5. Clean Your Carpet and Upholstery Time to move the furniture and vacuum in those hard to reach places. It helps if you have someone to help you move the heavy items. Despite the amount of times you vacuum, however, carpets and fabric tend to capture and harbor dirt. Not to mention the body oil and germs they’ve absorbed over the winter. If you have synthetic carpeting, you can either rent or buy a shampooer. Be sure to open the windows and turn on the ceiling fans to let air flow and help the carpets dry. If you have wool carpets or rugs, or any that are valuable or delicate, you should contact a professional for cleaning. To keep carpets looking nice, you should remove your shoes when you get home and ask your guests to do the same. It is best, however to leave your socks on because walking around in bare feet leaves natural oils which attract dirt. 
  6. Take Care of Your Tile and Wood Floors When cleaning bathroom and kitchen tile floors, it is best to use a cleaner that has “neutral pH” on the label. For a home “recipe” you can mix ½ cup of baking soda into 2 gallons water and mix thoroughly. Apply with a string or sponge mop. For grout, use the same baking soda and water mixture, and scrub with a toothbrush. The keep your wood floors looking new, use trivets or saucers under plants to avoid water damage, and furniture protectors to avoid scratches. Damp-mop once a week with a mild soap (i.e., Murphy Oil Soap).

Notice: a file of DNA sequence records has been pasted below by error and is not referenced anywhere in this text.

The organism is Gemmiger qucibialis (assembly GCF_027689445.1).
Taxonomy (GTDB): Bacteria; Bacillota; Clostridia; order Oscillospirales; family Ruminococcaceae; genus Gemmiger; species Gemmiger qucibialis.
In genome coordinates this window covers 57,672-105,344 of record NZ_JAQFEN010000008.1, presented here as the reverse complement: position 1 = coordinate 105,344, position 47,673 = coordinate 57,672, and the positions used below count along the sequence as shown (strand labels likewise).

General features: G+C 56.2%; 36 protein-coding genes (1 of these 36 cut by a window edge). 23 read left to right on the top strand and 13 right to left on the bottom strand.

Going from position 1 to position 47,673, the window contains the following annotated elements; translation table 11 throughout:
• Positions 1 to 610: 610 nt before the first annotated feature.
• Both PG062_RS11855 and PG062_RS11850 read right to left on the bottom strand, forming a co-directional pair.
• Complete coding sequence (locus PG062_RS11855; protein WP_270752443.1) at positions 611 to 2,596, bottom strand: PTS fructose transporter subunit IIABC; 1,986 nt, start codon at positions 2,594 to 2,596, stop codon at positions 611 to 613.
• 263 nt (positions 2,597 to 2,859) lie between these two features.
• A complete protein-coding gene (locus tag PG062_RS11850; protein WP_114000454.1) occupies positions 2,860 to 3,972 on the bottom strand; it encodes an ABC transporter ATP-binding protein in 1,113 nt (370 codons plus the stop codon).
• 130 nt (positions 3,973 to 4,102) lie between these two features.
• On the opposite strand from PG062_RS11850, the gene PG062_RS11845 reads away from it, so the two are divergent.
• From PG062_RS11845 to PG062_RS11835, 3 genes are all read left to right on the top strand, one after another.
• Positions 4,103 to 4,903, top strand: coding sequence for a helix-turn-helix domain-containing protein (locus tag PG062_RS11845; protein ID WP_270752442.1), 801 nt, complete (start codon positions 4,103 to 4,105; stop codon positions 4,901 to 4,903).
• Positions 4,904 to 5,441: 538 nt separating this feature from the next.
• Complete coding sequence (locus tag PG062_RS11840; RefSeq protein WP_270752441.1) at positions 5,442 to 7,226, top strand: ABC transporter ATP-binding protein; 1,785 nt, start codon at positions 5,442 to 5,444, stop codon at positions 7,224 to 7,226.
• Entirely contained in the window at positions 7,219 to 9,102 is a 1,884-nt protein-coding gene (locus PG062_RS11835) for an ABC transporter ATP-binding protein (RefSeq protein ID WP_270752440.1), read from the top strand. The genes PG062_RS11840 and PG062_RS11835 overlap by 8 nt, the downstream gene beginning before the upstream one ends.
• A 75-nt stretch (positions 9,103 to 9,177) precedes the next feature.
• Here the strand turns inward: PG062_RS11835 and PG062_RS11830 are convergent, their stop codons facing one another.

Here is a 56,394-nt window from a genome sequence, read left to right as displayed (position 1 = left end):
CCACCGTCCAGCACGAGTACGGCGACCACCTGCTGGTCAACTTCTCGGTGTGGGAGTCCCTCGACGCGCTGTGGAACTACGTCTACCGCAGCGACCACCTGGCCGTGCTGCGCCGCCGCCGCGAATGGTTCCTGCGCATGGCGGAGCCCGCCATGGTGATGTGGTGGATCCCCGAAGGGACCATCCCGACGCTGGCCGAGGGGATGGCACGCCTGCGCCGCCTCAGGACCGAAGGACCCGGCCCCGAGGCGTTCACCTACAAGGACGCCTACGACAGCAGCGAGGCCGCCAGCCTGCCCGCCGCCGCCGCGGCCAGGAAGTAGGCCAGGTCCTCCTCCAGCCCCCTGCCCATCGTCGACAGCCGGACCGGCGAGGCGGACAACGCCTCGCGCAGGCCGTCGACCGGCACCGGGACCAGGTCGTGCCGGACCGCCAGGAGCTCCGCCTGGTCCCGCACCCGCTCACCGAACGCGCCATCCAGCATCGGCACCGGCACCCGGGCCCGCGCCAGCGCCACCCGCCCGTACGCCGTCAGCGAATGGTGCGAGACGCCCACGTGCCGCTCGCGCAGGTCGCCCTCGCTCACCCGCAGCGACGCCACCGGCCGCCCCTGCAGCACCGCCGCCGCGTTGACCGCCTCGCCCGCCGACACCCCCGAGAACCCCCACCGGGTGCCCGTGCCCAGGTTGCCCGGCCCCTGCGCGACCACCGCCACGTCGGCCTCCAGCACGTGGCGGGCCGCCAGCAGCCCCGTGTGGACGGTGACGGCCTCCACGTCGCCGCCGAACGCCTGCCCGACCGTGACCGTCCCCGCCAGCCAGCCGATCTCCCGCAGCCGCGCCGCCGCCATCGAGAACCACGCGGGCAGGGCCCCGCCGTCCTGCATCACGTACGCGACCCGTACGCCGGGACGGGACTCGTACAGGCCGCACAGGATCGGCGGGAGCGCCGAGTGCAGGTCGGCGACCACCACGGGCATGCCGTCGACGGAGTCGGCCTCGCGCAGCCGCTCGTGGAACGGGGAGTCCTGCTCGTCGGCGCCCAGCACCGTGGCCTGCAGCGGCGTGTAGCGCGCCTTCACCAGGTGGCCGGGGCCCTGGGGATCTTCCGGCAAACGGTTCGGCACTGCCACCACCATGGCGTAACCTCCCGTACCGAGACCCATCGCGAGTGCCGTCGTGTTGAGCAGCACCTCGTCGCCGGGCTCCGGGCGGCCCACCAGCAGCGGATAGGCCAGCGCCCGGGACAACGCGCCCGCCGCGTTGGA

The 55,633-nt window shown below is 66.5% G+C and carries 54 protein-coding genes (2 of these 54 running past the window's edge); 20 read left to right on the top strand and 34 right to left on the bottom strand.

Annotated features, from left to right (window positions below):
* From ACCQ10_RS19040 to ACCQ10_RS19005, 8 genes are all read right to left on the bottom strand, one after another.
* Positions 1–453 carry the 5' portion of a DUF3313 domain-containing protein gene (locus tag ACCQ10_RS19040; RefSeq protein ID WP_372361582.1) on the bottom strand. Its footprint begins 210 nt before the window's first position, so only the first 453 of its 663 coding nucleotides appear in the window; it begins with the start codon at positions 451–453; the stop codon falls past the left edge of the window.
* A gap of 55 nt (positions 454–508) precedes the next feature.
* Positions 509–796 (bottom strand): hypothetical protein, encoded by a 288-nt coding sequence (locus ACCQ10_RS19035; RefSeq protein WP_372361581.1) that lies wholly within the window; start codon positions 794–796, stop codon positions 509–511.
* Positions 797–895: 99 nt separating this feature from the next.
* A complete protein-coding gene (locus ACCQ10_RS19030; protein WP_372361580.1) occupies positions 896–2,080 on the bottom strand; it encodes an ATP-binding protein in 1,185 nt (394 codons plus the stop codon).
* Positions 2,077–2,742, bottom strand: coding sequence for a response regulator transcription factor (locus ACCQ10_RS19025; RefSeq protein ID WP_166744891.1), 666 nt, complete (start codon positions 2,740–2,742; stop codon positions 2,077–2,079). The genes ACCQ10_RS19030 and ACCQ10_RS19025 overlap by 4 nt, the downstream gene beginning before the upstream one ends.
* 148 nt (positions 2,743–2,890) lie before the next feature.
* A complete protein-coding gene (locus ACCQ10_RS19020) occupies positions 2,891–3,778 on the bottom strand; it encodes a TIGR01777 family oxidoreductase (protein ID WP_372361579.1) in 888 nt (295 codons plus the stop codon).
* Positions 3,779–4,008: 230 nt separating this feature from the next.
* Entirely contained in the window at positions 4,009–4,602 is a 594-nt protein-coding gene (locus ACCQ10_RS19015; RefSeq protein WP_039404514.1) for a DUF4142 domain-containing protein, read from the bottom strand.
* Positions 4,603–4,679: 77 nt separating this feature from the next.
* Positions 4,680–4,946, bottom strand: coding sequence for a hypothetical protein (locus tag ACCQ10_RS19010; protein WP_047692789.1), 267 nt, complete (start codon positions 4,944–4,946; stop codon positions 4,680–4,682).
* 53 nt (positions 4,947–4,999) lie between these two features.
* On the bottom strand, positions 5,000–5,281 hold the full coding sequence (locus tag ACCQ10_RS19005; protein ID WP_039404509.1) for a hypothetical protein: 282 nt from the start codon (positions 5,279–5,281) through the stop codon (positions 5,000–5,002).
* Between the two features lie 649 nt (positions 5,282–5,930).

7. Clean Your Ceiling Fixtures & Check Your Coils Remove dust and dirt from ceiling fans and air-conditioner vents with a feather duster with some polish — or use a cloth and a vacuum with a soft nozzle attachment.  You should clean the refrigerator’s condenser coil, usually found behind the toe grille, with a long-handled bottle brush and a vacuum cleaner with a hose attachment to remove dust and lint. Built-up dust can shut down the unit by causing it to overheat. To remove dust from coils on the back side of the fridge, carefully pull the refrigerator out several feet and vacuum thoroughly.